I think it is important to meet with a management partner or team with whom you can discuss things from the same perspective.

ProjectCompany, Inc.
Representative Director and President
Yunosuke Doi

What is your business and future plan?

We mainly provide support for the promotion of digital transformation (DX) for major Japanese companies. Our strength lies in our ability to provide a full range of DX support services, from DX strategy planning, new business development, and support for transforming existing business, to digital marketing and improvements to User Interface (UI) and User Experience (UX).
In the short term, we would like to increase our market share in the DX field and expand our business so that customers can genuinely remember us, but we are still just at the starting line in order to realize our mission of "creating a project-based society" where professional human resources gather for the sake of results, with a focus on results. We are aiming to achieve sales of 1 trillion yen by 2045. In order to achieve this goal, we intend to expand our business in the following ways. In the short term, we are considering the development of services that will contribute to the expansion of our current DX consulting business lineup, such as data analysis and system development. In the medium to long term, we will consider M&A and the development of services that can penetrate into industries and business categories where DX has not yet been advanced.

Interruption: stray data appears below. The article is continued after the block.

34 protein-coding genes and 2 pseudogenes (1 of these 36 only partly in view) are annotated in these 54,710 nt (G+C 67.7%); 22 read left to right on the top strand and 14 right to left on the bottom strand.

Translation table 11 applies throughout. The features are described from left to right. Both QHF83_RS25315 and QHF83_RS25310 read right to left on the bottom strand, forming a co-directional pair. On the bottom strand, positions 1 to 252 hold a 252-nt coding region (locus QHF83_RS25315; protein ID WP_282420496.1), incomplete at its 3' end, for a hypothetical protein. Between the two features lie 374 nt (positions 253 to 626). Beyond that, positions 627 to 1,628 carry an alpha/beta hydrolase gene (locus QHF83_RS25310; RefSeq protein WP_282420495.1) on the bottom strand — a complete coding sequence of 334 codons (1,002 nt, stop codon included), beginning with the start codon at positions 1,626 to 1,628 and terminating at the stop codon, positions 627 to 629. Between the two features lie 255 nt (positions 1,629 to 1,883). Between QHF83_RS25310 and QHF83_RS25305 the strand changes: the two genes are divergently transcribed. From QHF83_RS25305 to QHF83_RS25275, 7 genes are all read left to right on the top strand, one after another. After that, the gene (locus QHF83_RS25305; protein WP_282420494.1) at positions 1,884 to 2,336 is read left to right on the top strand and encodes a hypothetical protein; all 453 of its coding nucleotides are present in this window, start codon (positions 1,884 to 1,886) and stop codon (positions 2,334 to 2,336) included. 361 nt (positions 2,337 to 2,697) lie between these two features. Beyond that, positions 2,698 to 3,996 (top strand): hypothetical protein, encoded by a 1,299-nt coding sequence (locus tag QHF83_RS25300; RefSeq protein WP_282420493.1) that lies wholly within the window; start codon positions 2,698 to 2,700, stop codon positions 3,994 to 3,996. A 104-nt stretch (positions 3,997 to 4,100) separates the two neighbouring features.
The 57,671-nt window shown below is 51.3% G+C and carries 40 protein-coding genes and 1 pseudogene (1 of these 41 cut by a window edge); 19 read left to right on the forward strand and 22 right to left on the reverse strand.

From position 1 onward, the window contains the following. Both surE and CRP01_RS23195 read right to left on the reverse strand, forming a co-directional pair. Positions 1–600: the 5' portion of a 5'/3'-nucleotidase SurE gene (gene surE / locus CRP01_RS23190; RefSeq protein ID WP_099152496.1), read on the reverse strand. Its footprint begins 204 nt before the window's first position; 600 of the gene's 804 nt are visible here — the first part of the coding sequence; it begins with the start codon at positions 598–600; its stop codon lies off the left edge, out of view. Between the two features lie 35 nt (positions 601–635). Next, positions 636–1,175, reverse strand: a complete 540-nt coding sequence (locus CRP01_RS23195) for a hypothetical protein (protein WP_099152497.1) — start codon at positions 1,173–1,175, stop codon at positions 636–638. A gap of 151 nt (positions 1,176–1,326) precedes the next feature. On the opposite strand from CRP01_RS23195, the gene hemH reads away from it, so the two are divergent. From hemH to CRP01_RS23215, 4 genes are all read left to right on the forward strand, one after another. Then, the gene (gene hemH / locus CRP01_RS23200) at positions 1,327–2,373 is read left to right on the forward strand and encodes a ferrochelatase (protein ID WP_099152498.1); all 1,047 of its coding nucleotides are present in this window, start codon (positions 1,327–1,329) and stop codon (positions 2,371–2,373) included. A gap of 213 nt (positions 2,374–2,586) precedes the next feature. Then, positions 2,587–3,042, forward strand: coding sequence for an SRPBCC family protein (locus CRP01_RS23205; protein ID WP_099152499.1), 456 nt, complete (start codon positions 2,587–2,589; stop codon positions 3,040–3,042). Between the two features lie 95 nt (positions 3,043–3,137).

Could you tell us about your motivation for starting a business and your career to date?

I felt that many people, including my fellow students at the University of Tokyo, were trying their best to pass entrance examinations and hunt for jobs, but were not focusing on achieving results in the process. Their eyes, which are supposed to be highly talented, were not shining, and I felt a sense of crisis that Japan would be ruined if things continued in this way.
Ito, co-founder/board chairman, and I were classmates in elementary school, junior high school, high school, and university. Since we were university student and started feeling a sense of crisis, we had been discussing the idea of starting a company together after gaining experience in different fields and achieving results in order to achieve our vision. Ito founded a company in his student days and gained management experience at the company it was sold to, while I gained experience in corporate transformation at a consulting firm.